It is not necessary to enter into a personal service contract only when an elderly person is immediately ill and faces huge long-term care costs (although we, the advocates of older legislation, often have to work on this basis). Signing a personal service contract as part of pre-planning (instead of crisis planning) allows the pre-planner to achieve this higher life expectancy rate. This allows more assets to be transferred from the Medicaid applicant`s name when it comes time to qualify and apply for Medicaid). For example, #1Mary is 75 years old and needs help at home. Her daughter, Anna, has agreed to take care of her and Mary pays Anna $500/month in exchange. Although payment is made for the services rendered, no custody contract has been established. Therefore, Medicaid adds up all payments to Anna in the last 5 years, considers them a gift, and a penalty period is put into effect. If a living care agreement had been entered into, there would likely have been no violation of medicaid`s review period. Learn more about the Medicaid Look Back period here. ● Costs for various types of care for seniors, including assisted living, long-term care and personal care at home. By using a life-long care arrangement, an older parent can reduce their income or assets, receive care from a family member, and help themselves qualify for Medicaid-funded nursing home care.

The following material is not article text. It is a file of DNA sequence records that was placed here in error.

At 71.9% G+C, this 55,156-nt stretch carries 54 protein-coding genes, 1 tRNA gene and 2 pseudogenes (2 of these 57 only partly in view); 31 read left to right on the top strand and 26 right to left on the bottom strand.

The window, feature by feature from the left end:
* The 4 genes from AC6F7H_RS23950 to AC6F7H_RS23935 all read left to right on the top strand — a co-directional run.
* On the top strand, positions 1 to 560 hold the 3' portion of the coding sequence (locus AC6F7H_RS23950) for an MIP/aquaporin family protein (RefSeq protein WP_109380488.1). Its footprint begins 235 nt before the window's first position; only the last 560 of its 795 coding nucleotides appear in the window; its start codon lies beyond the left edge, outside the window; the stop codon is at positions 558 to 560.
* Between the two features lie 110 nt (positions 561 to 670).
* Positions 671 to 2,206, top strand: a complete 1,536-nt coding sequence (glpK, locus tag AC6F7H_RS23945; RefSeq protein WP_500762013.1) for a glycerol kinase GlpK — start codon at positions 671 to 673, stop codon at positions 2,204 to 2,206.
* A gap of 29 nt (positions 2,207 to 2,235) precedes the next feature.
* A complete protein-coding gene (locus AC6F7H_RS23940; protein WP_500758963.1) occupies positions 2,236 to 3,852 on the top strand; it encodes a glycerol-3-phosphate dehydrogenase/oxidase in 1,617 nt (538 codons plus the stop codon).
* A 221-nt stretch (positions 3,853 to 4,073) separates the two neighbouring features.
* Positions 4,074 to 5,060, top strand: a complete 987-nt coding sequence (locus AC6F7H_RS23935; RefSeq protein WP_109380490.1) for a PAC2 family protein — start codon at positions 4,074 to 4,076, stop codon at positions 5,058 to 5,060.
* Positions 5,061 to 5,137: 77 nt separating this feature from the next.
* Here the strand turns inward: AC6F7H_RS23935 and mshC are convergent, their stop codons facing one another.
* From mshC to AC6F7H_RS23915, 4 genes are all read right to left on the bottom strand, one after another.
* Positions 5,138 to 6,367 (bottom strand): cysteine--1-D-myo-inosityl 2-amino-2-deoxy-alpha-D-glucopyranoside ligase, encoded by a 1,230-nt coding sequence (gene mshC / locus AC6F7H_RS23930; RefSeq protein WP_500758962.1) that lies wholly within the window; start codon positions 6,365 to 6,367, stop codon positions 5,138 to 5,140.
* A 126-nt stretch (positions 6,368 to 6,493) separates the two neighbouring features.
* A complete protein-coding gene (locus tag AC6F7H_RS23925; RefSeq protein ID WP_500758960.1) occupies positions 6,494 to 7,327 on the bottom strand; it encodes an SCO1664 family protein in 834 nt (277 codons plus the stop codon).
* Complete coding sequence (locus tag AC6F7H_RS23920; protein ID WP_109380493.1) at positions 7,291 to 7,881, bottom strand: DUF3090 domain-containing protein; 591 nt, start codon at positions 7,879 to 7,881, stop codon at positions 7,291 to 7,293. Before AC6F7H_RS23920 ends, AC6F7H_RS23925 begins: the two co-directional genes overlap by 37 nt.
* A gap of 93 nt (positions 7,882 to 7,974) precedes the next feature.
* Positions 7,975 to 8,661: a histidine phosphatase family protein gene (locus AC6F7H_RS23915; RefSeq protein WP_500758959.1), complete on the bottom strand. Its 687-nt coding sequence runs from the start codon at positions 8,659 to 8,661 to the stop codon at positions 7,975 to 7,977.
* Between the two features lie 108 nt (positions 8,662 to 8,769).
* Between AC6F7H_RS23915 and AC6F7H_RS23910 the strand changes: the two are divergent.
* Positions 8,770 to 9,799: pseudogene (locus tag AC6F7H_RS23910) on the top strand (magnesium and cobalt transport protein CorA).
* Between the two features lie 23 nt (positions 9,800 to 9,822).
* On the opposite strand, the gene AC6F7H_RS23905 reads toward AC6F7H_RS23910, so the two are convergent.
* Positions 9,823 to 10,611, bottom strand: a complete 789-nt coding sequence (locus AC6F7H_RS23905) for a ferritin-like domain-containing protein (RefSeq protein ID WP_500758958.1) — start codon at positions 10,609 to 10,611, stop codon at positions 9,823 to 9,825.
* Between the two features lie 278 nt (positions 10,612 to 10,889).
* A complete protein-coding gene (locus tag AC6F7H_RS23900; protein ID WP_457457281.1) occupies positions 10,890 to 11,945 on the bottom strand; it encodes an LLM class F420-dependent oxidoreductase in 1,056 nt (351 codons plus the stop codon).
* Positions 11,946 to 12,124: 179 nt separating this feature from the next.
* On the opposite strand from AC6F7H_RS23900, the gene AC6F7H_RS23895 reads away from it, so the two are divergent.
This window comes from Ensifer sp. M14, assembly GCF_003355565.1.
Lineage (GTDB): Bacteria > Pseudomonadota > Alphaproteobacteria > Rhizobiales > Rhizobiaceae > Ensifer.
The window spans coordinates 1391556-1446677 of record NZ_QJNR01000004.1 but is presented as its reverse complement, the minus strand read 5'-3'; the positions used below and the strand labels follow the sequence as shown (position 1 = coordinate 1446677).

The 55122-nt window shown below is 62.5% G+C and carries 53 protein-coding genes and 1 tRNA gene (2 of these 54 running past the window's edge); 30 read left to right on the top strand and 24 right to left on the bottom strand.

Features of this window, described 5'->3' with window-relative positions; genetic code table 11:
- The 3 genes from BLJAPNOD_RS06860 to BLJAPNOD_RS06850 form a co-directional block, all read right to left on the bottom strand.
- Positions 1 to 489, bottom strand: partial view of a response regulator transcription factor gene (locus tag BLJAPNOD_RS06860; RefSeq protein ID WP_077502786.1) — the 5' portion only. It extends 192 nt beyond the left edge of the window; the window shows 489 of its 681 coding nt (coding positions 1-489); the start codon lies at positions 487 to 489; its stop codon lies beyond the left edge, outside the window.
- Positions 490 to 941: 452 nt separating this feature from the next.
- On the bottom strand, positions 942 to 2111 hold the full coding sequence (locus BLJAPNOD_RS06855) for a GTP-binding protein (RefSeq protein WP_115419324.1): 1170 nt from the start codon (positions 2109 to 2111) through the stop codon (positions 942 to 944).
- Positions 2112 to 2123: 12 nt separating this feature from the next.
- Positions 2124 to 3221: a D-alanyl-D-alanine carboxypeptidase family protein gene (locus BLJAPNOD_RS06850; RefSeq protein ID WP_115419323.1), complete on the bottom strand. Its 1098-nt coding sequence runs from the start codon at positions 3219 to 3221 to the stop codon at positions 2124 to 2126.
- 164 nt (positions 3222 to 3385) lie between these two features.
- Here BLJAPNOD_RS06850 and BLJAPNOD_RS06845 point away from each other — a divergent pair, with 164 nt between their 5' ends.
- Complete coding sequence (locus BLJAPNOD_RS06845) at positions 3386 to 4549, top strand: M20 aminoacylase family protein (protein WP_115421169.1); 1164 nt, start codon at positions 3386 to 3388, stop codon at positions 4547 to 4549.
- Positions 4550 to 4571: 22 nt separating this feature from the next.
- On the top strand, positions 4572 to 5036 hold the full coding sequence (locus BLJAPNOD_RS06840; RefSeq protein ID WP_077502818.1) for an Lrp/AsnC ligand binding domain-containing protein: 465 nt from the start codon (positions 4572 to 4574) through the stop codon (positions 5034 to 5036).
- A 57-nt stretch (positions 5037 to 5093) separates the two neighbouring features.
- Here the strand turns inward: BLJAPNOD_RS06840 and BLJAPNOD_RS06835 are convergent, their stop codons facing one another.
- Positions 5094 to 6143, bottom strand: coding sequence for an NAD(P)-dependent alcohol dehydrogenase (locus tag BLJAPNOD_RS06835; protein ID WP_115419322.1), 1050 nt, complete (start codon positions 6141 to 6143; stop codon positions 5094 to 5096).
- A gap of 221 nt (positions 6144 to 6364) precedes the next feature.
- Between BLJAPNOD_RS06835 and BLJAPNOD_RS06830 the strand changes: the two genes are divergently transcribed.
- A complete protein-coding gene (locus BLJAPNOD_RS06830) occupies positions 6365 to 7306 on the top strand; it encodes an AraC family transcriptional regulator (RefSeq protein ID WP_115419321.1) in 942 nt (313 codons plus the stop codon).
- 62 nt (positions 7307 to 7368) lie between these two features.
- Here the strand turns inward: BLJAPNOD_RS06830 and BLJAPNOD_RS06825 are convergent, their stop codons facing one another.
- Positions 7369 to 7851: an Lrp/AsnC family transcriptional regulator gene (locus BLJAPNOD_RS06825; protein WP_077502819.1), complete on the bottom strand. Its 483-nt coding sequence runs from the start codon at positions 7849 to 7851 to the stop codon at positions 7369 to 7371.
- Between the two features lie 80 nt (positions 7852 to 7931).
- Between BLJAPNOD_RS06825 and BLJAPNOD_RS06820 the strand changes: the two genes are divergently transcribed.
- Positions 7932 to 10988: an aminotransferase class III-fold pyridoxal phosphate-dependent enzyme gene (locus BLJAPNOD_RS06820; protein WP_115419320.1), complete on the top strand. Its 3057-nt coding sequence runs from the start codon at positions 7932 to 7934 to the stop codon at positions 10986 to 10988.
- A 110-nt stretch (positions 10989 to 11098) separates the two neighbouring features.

At the same time, they can still keep their financial resources within the limits of their family. To understand how it works, some general information about Medicaid is needed. One thing to consider is the fact that family members who give up their jobs or careers to care for an aging loved one are often paid privately. This income is not reported to the IRS. Family members who pay the caregiver also do not file with the IRS to show that these payments were made. This is not the recommended way to do things, although it is not technically illegal as it can lead to further problems with Medicaid later on. Discussing the loved one`s care plan can cause harsh feelings among family members, as the care plan often highlights problems within the family that existed before the loved one was taken into care. Some family members may feel overworked or carry a heavier load than others.